Tripmaster Monkey: His Fake Book

Maxine Hong Kingston, Author, Charles Elliott, Editor Alfred A. Knopf $19.95 (340p) ISBN 978-0-394-56831-7
The long-awaited novel by the author of the award-winning China Men and The Woman Warrior is outrageously clever, surrealistically imaginative, mordantly witty and funny--in spots. It is also densely overwritten, tedious and fatally mired in a literary device: at intervals, the narrative comes to a halt when the hero, Wittman Ah Sing (his name itself a pun), narrates the plot of his play-in-progress, a swashbuckling fantasy featuring a huge cast of characters headed by Wittman's alter ego, the legendary Monkey King, ``master of change,'' and including 108 bandits who battle their enemies in a free-for-all. Hyperkinetic, hypersensitive and hyperverbal, Wittman is a sporadically engaging character; a fifth generation Californian, Berkeley graduate and self-styled beatnik, he feels alien to both his Chinese heritage and the American culture that stereotypes him and others of his race. Kingston displays her considerable talents in some scenes that stand on their own as literary gems. But while much of the book is propelled by a bitter comic vision, many passages bog down in literary allusions, Wittman's often jejune introspection and the seemingly interminable scenes wherein the Monkey King holds center stage. (April)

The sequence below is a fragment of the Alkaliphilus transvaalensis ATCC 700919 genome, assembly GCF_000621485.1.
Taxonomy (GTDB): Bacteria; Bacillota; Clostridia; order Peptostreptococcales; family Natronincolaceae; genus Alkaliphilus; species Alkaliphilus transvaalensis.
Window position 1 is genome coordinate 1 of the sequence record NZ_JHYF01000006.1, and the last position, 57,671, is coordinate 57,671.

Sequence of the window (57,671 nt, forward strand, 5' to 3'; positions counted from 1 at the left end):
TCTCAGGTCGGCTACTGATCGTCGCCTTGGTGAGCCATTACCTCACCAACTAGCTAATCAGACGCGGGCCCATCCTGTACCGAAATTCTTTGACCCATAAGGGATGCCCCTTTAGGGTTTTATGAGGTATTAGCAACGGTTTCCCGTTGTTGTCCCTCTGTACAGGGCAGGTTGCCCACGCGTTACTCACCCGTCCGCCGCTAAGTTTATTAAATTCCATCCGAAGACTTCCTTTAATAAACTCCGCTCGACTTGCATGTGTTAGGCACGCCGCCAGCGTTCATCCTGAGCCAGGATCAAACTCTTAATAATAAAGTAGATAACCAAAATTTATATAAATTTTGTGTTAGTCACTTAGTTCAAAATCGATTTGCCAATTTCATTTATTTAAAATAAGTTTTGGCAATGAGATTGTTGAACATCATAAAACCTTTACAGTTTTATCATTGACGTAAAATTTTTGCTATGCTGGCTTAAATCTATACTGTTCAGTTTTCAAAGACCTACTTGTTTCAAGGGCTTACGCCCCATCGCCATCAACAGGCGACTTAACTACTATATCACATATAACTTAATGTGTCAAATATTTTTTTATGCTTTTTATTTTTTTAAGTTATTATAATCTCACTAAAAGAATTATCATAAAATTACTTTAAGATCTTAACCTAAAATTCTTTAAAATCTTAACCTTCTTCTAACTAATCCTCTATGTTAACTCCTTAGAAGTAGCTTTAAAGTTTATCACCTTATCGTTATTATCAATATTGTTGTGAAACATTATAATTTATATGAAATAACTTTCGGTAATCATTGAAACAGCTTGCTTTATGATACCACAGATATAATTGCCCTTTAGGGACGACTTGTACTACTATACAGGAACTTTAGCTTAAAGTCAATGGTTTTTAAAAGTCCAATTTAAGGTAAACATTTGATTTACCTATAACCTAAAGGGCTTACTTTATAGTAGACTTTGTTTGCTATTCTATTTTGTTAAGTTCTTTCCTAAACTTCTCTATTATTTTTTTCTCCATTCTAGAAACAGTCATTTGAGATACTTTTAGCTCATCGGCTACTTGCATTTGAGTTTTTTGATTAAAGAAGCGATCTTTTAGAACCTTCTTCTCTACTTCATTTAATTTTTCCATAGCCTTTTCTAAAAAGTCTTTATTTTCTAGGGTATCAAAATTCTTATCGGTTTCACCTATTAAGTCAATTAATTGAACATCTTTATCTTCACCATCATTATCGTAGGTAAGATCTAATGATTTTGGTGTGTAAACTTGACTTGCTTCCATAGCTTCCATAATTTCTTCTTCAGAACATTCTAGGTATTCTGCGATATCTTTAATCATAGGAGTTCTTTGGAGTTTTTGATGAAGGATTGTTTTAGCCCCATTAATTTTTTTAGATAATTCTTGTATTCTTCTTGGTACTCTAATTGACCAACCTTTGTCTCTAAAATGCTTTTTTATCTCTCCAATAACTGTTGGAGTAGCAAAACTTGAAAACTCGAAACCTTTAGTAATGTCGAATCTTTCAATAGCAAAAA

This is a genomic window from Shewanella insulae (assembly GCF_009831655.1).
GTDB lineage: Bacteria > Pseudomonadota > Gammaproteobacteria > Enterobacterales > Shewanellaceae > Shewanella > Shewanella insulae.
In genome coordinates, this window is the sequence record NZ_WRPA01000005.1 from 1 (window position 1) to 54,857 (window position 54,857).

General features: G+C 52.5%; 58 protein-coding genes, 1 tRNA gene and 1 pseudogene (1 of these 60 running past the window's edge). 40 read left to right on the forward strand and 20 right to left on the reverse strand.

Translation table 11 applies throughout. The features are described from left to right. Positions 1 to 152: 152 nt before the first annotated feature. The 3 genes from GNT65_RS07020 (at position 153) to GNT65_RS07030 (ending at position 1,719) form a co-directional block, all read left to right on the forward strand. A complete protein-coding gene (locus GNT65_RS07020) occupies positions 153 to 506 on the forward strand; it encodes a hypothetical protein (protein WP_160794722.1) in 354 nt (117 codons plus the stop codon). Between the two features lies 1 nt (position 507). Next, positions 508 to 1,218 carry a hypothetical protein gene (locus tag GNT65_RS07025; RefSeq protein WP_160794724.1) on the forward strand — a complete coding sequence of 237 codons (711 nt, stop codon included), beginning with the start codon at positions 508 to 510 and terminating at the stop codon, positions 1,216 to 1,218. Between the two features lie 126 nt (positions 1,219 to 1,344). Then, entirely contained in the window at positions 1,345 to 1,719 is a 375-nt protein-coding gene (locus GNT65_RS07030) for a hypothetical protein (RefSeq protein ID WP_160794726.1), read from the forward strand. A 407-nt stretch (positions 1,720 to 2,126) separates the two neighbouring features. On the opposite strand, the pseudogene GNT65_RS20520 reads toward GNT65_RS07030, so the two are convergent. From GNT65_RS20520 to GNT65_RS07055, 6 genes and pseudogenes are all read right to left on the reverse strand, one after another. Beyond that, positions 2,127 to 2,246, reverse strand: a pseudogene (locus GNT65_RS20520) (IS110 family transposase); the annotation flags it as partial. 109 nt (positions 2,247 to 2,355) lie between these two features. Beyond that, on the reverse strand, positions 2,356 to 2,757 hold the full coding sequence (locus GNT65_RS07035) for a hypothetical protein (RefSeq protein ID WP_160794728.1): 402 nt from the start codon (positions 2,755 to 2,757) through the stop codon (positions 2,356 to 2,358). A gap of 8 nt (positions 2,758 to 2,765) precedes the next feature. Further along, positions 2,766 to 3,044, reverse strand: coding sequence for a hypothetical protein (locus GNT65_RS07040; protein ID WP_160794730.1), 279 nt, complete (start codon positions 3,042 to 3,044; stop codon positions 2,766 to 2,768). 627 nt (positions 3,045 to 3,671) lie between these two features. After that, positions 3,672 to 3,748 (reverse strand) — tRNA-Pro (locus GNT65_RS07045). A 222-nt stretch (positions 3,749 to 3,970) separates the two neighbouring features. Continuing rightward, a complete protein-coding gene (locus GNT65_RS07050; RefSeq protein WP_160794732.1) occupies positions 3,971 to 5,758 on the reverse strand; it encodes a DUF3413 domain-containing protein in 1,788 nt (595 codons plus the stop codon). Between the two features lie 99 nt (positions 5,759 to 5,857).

Reviewed on: 04/01/1989
Release date: 04/01/1989
Paperback - 352 pages - 978-0-679-72789-7
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